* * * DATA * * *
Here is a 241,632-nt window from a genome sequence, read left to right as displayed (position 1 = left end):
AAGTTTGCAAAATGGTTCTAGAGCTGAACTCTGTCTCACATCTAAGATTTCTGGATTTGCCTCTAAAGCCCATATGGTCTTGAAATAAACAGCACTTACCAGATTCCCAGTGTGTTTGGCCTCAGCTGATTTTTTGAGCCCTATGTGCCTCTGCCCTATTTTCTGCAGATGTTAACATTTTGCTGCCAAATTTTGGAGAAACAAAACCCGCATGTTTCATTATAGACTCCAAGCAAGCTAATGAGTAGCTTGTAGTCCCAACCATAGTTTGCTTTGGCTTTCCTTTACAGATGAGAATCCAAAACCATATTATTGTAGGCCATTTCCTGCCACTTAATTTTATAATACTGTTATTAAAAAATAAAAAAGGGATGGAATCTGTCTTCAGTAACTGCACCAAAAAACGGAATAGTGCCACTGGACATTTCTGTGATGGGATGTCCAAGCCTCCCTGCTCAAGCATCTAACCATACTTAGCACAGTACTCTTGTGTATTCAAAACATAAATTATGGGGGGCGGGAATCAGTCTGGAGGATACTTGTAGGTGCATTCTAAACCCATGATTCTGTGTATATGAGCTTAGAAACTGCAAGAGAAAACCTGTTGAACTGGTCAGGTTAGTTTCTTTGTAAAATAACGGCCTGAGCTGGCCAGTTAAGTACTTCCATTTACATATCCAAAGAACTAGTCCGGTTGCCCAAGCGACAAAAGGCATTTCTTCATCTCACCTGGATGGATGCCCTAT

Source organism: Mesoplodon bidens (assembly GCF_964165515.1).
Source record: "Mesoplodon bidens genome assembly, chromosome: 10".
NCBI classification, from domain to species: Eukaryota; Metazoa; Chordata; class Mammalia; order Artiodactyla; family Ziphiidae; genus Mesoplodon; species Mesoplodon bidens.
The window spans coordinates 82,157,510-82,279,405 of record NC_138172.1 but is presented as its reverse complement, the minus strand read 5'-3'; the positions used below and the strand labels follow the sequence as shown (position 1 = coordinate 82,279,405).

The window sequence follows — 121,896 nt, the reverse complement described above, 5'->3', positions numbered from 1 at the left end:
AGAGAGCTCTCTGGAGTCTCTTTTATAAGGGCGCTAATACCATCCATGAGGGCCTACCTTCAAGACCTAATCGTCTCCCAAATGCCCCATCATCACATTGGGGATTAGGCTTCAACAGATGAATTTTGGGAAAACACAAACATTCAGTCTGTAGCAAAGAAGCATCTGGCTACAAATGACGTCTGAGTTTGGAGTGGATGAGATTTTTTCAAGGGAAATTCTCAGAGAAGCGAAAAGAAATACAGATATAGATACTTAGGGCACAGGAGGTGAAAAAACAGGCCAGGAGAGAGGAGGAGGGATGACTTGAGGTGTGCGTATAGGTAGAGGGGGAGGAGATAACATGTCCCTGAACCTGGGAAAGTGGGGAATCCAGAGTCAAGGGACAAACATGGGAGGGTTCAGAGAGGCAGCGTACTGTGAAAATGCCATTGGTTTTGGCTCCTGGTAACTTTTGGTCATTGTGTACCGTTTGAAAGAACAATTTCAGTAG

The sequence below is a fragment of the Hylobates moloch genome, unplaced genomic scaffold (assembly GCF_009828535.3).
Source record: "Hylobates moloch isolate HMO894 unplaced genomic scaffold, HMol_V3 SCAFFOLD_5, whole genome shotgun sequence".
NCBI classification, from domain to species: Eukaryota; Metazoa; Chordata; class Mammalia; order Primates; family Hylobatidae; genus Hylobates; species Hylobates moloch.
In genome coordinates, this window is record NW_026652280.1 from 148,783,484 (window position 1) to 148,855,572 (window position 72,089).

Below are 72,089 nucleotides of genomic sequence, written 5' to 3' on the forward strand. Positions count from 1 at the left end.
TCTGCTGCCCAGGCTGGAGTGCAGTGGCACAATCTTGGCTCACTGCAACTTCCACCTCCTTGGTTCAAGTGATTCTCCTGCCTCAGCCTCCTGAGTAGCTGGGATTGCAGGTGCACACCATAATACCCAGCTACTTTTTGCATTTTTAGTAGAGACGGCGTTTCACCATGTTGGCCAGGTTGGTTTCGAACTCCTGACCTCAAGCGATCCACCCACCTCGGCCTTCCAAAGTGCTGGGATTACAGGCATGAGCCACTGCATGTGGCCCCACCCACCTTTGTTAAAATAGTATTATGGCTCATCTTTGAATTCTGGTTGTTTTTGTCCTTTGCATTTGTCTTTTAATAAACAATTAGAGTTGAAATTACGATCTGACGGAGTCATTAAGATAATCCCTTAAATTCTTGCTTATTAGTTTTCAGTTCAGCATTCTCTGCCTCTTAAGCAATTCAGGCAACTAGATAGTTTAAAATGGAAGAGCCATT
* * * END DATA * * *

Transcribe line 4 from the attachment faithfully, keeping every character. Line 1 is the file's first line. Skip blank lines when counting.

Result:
Source record: "Mesoplodon bidens genome assembly, chromosome: 10".